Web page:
It's posts like this that make Sean nervous when I announce I'm blogging more frequently. : / Ha.
So eight years and four babies ago, he and I were here:
Awww. Positively AWASH in blind naivete.
Love the bump-as-toddler-seat. Another one here:
and then there was another one here:
and good grief now we are here:
Spots are still available in our workshop how to look THIS GOOD in family pictures. Call today.
I wish someone would have told me (and hey, maybe they did) that the woman in each of those pictures would feel dramatically different about NFP in every snapshot.
I've felt elated by being able to use NFP correctly and space out the births of my kids.
I've felt terrified at the idea that another baby was coming, sooner than I would have planned.
I've felt like a biological bad ass, knowing my cycles and correctly identifying both the conception date and due date of a kid.
I've felt like a unschooled idiot, unable to say whether I ovulated on day 14 or day 24. (Those fluctuating hormones when you're trying to wean.. man, they're nuts.)
I've felt deeply grateful for NFP, knowing my body is free from synthetic hormones and implants (yikes).
I've felt like shaking a tired fist at NFP for not being as simple as... as synthetic hormones or implants.
Now, I've resolved to make NFP charting not an afterthought, or something I try and remember to do if I have time. Now, it needs to be the priority. Writing about NFP resolutions is always tricky, though. Nothing gets you pregnant faster than saying "we're back on the charting wagon!" But since taking my fourth trip 'round the maternity ward last summer, I have substantial motivation to keep the womb room vacant for a while.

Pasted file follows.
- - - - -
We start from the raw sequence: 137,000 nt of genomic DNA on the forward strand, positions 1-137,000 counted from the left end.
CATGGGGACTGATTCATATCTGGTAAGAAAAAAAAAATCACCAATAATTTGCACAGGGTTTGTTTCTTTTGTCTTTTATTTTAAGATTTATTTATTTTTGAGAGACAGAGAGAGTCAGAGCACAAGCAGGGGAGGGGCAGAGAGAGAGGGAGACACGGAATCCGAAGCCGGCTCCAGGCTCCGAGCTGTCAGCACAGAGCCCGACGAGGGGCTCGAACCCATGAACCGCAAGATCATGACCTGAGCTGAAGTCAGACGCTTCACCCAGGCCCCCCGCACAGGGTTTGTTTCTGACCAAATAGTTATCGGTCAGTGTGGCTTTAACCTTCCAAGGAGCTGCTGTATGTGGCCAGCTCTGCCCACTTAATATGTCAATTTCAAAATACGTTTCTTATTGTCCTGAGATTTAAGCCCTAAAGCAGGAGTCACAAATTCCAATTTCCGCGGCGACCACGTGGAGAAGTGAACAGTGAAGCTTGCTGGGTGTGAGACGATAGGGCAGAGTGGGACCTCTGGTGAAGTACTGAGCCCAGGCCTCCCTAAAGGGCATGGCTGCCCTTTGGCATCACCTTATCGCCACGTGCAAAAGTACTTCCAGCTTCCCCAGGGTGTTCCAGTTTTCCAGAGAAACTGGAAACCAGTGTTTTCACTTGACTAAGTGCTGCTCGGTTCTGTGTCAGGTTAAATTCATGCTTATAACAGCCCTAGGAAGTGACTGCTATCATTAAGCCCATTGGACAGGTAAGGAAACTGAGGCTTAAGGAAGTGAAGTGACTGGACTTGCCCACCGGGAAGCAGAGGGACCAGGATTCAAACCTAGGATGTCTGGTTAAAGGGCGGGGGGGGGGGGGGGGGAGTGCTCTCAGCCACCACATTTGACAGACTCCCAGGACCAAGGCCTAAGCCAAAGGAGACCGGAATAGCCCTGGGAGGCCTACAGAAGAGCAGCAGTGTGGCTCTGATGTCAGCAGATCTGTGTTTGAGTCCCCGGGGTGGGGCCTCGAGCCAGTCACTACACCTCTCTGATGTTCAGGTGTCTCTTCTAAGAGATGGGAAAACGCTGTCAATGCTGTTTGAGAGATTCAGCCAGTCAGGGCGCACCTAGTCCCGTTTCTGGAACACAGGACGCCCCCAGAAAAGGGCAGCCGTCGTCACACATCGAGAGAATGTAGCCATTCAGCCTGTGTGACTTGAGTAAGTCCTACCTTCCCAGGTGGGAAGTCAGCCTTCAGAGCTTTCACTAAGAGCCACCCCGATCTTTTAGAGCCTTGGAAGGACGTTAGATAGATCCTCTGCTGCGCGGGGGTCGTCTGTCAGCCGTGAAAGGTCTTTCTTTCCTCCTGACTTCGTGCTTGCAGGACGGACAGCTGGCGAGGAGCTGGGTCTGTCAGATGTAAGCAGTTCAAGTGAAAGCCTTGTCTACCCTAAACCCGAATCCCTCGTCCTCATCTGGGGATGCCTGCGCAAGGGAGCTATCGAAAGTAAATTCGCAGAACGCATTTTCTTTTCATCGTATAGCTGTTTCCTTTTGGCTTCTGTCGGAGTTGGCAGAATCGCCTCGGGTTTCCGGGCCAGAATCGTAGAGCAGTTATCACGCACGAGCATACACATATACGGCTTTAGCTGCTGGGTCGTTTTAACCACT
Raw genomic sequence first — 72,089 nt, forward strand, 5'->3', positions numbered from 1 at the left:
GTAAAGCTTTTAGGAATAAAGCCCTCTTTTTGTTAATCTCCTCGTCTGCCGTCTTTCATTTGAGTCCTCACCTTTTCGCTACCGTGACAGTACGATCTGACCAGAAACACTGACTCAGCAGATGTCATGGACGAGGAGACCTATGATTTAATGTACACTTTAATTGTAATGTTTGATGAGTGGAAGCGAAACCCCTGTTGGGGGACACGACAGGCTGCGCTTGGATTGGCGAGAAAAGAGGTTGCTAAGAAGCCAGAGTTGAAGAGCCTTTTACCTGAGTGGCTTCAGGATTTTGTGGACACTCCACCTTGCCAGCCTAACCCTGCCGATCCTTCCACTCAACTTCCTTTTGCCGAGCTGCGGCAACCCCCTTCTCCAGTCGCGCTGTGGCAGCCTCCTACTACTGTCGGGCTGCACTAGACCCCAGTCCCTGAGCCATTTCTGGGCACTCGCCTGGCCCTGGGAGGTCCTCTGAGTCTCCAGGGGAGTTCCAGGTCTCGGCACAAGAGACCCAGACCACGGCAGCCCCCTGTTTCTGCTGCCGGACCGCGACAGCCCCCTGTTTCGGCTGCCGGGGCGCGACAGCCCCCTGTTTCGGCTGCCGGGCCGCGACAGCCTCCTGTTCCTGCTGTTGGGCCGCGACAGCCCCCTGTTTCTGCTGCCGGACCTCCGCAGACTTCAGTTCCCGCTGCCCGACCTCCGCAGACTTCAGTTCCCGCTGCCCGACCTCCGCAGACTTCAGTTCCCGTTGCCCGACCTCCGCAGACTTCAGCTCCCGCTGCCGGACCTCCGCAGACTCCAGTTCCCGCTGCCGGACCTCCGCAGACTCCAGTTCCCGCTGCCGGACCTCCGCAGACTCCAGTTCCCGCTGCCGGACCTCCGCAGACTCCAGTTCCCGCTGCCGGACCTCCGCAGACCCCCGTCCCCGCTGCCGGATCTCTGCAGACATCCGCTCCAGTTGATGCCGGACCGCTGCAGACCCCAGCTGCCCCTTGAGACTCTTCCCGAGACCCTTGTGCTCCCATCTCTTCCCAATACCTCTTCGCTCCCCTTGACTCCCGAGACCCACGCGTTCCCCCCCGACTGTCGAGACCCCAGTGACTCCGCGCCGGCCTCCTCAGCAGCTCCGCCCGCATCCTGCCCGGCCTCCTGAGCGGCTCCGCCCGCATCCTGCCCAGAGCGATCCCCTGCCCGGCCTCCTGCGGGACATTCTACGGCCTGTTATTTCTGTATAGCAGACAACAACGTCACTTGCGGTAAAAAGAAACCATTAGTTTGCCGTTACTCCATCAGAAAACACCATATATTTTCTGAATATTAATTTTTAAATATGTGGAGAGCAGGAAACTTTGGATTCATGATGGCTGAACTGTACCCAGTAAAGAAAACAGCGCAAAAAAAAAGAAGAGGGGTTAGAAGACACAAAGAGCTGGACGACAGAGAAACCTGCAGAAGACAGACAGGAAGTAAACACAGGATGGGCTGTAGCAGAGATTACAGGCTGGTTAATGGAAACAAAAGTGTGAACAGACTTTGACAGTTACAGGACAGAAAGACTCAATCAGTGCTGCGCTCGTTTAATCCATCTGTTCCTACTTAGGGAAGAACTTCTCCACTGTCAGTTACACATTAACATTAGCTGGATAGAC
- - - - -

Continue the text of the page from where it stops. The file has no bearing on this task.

I'm tired. Sean's not feeling great. The kids, they all seem so little sometimes. Joe and Amby learned how to pour their own milk this year, so, yeah, that helps. But still. What's it like with four kids? You know the line.
I've learned (finally! slow! learner! alert!) that NFP can't be a passive feature of my marriage, if I want to delay having another cherub. NFP isn't a cute creed that we hold in unison with all the other NFP-using families out there, making us members of the larger-than-average-families club.
It's work. It is a daily, hourly commitment to observing fertility signs--and that was a doozy during Lent when I decided I'd take up drinking a gallon of water every day. #tmi
It's a struggle. It can be embarrassing, for all parties. It's a guarantee of awkward marital conversations. It's a guarantee you'll watch a lot of Netflix.
But. To me, NFP is synonymous with bodily honesty. To me, it's the total fulfillment of "allllllll of me loves alllllll of you." I cherish the simplicity it brings to our bedroom, to our marriage. You don't need much to practice NFP. I think that's worth a lot.
Using NFP right now to delay/avoid conceiving looks so dramatically different than it did for that girl in the white dress up there, kissing her groom, beginning her marriage. She had her paper chart all ready to go, with multicolored stickers to spare and a Creighton FertilityCare handbook at the ready.
She also had a flip phone and thought Facebook was stupid. Ha.
Fast forward to today, when my iphone buzzes at 10pm each night to remind me to chart. I use this simple app (which I absolutely love). I use these ovulation test strips after I think I've charted peak as a double check (you can buy them on Amazon for about $40/ 7 tests). We talk about how the cycle is looking. And then... the baby usually cries. Heh.
Eight years in and four babies later, and NFP and I are still getting to know each other. Here's to a long and happy relationship.